Saturday, May 21, 2011

Arts in Motion does good 'work' with Helen Keller story

Arts in Motion Theater Company takes on “The Miracle Worker,” the inspirational story of Helen Keller, a deaf and blind girl, who, thanks to her live-in tutor, Anne Sullivan, overcomes her handicap in a time when no one thought it was possible.
“The Miracle Worker,” which opened Thursday, May 19, at the Eastern Slope Inn Playhouse in North Conway, N.H. and is running Thursday through Sunday this weekend and next, focuses on the initial struggle of Sullivan (Julie Lanoie) to get through to the young, undisciplined Helen (Megan Perrin).
While “The Miracle Worker” is a cherished piece of theater, this probably has more to do the sheer power of the story than the play itself, which suffers from an uneven script by William Gibson. The first act is clunky, trite, heavy handed and allows for little subtlety.
As is the case with many plays, the first act is all mechanism, setting up the drama of the second act. The first act ends with a very funny scene in which Sullivan attempts to teach the unruly Helen table manners. It nicely sets up the second act, which shifts Helen away from her parents (Julianne Brosnan and Craig Holden) to one-on-one tutoring with Sullivan.
The second act is where the true drama of the story lies and what audiences respond to and remember most. The strength of these scenes more than compensates for the flaws of the first act and builds to a conclusion that is difficult not to be moved by.
The above criticisms are addressed at the play itself, not this production, which is very fine indeed. They are limited by the material in that first act, but then this would hold true of any production. Even the original New York Times review of the play in 1959 noted that elements of the show were “at times clumsy.”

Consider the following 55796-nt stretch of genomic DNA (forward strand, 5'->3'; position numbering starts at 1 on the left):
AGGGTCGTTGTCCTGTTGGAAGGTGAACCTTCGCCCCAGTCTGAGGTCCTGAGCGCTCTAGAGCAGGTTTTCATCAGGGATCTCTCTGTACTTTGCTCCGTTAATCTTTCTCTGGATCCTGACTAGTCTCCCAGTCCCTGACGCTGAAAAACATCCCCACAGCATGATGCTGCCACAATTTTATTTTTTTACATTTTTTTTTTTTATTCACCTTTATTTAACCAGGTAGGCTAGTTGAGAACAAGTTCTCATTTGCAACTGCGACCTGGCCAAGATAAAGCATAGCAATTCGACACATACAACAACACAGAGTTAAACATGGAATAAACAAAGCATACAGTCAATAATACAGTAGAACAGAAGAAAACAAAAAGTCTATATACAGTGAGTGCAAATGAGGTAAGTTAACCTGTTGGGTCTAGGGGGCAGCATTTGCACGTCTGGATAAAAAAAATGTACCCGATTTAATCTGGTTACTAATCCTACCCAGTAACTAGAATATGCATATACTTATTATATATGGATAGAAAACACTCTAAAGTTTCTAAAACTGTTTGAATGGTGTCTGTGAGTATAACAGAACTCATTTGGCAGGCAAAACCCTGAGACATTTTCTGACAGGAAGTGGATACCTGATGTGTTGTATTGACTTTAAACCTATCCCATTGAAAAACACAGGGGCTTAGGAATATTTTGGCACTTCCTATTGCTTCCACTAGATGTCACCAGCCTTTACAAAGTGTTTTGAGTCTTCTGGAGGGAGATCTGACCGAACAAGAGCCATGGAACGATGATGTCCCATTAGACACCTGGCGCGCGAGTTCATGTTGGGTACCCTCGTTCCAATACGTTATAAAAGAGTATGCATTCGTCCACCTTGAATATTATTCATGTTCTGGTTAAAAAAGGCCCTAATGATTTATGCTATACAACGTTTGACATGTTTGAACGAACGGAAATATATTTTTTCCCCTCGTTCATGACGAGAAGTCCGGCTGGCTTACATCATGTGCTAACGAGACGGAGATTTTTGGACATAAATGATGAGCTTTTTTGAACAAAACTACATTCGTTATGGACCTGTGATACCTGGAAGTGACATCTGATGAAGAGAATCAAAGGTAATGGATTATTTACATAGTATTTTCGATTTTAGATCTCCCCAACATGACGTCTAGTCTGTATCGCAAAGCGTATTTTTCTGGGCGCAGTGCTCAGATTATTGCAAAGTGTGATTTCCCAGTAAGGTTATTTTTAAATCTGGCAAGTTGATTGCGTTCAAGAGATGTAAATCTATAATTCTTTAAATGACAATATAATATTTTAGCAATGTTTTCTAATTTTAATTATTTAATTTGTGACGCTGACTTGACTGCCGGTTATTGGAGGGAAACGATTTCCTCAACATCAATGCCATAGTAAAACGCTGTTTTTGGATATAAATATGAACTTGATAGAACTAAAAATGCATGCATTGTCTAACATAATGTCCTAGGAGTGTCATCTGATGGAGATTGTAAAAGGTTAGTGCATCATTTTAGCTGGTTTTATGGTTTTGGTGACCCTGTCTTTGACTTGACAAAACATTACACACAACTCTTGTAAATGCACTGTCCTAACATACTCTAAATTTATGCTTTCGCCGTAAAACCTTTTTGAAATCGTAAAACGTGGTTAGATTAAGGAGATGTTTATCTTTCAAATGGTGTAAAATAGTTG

This is a well-cast production with a assured direction by Barbara Spofford and a fantastic set by Deborah Jasien that recreates the 19th-century Keller estate.
Spofford and lighting designer Joshua Adams make some interesting lighting choices in the second act that make a lasting impression. When Helen and Sullivan have shifted to the garden house for private lessons, a spotlight is used to direct attention to events either in the garden house or main house. It is an effective bit of directing.
Lanoie, in spite of a come-and-go Irish accent, is very good as Sullivan, a strong-willed woman who fights for her beliefs and ideals. Lanoie is able to bring across that passion, but also portrays Sullivan's fears of failing Helen. It is a delicate balance between self-assuredness and insecurity that Lanoie handles well.
Perrin has a challenging role as Helen. Not only must she play blind, but, with the exception of grunts, yelling and crying, it is also a largely silent performance. It is kind of performance that could become laughable, but Perrin is convincing. While many in the family assume she isn't smart, Helen isn't stupid. Perrin is able to get that across in such scenes as when she has a mischievous grin after locking Sullivan in her room.
Holden as the aging southern father with a fondness for talking about the Civil War is quite good. He has a commanding stage presence, perhaps too much so at times. There are moments when it appears he confusions shouting with acting. On the other hand, there is a tender, soft spoken scene in which, after much contention, he praises Sullivan's work.
Brosnan is also solid as the loving, compassionate mother who refuses to believe Helen is a locked chest that can never be opened. She brings a genuine, motherly sense of warmth to her performance.
This is a well-mounted and acted piece of theater that honors Helen Keller and Anne Sullivan.
Reserve seating online or by calling the box office at 356-5776 or purchase tickets at the door.

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